Venezuelan Left fights back

Author: 
Emile Schepers

On Friday, August 25, President Trump announced the imposition of tough new sanctions on the Bolivarian Republic of Venezuela, as punishment for the establishment of a new National Constituent Assembly in that country. But the Constituent Assembly is not taking Trump’s latest attacks lying down, but rather is forging ahead with a full program of reforms on the heels of military threats against the South American country.
Threats against Venezuela by the United States are not new. President Obama had already declared Venezuela to be an unusual threat to U.S. security and interests, using language required to make the imposition of sanctions legal. However, the composition and politics of the Trump administration have greatly increased the anti-Venezuela mood.
The high concentration in the U.S. political establishment, in the Trump cabinet and among Trump’s closest advisors and personal cronies — of people with axes to grind against Venezuela — has increased the danger.
There had been sanctions imposed against Venezuela before, but up to now they had been focused on specific individuals in the Venezuelan government such as President Nicolas Maduro, and so have had very limited impact. But the new sanctions, explicitly imposed as punishment for the election of the National Constituent Assembly permitted by the Venezuelan constitution of 1999, are much more serious. They are designed to prevent the Venezuelan government or the Venezuelan state petroleum company, PDVSA, from raising funds by new issues of sovereign bonds. Venezuela is in a very difficult situation right now, and has been forced to pay high interest on loans it gets from overseas; the sanctions are designed to make this nearly impossible and thus choke the Venezuelan economy.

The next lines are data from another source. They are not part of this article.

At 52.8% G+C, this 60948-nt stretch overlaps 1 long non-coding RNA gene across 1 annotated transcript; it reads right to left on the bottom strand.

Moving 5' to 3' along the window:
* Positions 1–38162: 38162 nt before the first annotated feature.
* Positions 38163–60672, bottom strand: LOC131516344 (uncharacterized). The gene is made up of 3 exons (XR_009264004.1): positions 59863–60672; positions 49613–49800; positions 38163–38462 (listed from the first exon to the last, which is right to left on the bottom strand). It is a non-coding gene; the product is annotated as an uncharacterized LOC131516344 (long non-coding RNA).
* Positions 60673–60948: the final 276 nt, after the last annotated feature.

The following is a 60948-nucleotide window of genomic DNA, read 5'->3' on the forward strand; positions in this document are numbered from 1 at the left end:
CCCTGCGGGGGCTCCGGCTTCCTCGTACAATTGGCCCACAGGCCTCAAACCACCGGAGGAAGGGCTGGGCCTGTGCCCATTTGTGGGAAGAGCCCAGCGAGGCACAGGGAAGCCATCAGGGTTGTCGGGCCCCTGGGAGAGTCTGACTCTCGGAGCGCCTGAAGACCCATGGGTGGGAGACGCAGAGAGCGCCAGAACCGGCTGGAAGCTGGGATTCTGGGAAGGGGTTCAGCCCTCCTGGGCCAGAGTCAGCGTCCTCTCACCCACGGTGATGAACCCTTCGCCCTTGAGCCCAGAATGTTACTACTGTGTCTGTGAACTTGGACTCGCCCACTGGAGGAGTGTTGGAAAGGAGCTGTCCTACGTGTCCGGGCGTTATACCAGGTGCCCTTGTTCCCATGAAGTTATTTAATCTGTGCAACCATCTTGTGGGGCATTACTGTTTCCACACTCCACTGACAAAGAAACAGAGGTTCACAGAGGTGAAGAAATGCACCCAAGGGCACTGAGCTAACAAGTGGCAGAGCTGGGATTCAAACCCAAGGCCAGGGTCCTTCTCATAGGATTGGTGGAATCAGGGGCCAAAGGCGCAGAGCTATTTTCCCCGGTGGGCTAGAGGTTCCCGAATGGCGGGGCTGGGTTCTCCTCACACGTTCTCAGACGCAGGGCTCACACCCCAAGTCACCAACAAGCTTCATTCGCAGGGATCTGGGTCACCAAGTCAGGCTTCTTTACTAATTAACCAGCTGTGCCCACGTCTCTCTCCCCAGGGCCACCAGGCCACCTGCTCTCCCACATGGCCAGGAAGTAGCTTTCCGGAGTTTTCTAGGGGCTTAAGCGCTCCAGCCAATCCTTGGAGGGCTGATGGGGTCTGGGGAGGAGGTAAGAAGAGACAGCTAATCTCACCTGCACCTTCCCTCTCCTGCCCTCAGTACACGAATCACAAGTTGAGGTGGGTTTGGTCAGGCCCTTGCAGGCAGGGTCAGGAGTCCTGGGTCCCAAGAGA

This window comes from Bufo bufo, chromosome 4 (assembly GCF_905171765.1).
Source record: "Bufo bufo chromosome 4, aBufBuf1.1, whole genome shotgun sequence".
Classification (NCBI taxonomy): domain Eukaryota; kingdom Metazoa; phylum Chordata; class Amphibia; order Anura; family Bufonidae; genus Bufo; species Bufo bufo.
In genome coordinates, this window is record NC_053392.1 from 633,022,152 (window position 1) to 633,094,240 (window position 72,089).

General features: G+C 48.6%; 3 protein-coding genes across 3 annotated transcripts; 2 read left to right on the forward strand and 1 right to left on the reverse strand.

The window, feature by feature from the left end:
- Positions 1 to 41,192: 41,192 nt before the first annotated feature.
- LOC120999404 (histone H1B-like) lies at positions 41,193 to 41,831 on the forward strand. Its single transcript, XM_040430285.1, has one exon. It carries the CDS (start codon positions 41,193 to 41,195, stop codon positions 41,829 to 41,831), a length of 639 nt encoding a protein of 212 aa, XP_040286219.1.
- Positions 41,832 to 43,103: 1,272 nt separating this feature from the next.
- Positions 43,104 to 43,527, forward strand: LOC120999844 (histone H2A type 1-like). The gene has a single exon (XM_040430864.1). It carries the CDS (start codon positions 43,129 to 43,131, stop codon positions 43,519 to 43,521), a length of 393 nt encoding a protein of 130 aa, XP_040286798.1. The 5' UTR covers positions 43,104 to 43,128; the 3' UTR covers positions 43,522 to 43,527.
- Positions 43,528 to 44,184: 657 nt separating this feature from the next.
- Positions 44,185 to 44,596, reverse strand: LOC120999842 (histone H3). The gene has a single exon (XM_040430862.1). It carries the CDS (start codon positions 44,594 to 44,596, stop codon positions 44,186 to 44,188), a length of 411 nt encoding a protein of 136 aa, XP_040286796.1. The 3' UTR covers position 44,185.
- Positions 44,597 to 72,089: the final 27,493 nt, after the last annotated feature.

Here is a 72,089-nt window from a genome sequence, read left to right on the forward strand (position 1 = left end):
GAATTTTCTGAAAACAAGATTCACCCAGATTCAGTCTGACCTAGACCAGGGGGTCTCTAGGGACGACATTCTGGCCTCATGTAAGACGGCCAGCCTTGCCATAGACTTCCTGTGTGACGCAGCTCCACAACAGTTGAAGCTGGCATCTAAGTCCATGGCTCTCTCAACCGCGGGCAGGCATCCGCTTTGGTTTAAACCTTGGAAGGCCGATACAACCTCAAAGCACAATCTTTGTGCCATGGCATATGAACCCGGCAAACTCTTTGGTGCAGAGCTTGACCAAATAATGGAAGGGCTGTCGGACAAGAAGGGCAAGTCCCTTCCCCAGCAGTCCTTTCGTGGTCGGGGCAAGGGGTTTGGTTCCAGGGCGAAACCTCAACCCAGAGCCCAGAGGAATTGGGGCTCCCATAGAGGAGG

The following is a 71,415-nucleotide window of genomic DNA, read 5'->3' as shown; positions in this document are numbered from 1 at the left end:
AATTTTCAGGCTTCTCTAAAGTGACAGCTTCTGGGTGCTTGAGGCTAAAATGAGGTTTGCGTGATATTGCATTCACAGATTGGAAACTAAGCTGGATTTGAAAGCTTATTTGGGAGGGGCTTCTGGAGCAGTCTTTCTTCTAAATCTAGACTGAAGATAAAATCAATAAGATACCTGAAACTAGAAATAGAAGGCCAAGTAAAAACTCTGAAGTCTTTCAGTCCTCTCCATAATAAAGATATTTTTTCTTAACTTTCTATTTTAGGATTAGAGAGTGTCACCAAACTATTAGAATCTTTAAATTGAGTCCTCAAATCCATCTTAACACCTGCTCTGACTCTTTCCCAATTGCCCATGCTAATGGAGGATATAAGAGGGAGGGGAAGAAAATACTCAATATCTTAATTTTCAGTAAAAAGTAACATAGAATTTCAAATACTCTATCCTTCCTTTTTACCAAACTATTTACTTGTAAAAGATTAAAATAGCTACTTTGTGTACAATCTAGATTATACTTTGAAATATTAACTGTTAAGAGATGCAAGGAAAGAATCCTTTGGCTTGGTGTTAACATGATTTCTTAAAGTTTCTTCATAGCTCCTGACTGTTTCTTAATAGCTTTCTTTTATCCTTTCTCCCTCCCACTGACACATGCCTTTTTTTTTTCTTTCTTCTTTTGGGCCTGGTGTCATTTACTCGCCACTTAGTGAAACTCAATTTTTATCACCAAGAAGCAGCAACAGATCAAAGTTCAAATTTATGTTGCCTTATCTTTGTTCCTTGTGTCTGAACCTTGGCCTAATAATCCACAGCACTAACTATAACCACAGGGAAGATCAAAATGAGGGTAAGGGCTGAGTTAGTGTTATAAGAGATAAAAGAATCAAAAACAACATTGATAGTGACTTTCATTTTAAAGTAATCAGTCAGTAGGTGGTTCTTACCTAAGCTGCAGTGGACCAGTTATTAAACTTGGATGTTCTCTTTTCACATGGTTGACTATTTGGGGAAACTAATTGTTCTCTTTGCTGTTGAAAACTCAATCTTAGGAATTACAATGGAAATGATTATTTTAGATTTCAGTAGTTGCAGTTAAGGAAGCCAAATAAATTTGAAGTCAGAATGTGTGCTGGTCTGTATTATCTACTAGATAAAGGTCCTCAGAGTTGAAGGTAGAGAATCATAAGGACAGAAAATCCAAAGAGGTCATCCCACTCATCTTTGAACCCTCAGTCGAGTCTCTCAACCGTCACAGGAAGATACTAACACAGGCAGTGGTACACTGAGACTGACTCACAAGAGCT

There are two curious exceptions to the sanctions. One is that there is no move to shut down the many CITGO gas stations in the United States, although CITGO is owned by the Venezuelan national petroleum company. However, CITGO will not be allowed to repatriate any of its earnings to Venezuela from now on.
Another exception is Goldman Sachs, one of the world’s largest finance capital operations. Some in the Trump administration and in the right wing Venezuelan operation had wanted Goldman Sachs to be forbidden from dealing with Venezuela on sovereign bond issues; however for now this is to be permitted for this specific company. The mystery is cleared up when one remembers the oversize representation of Goldman Sachs people in the Trump administration, starting with Treasury Secretary Steve Mnuchin.
In Caracas, the Venezuelan capital, the elected members of the Constituent Assembly have plunged into a vigorous work schedule. And near the top of their agenda is shaping responses to the new threats from the Trump administration, while looking at many kinds of reforms that have been demanded by grassroots groups in Venezuela for years.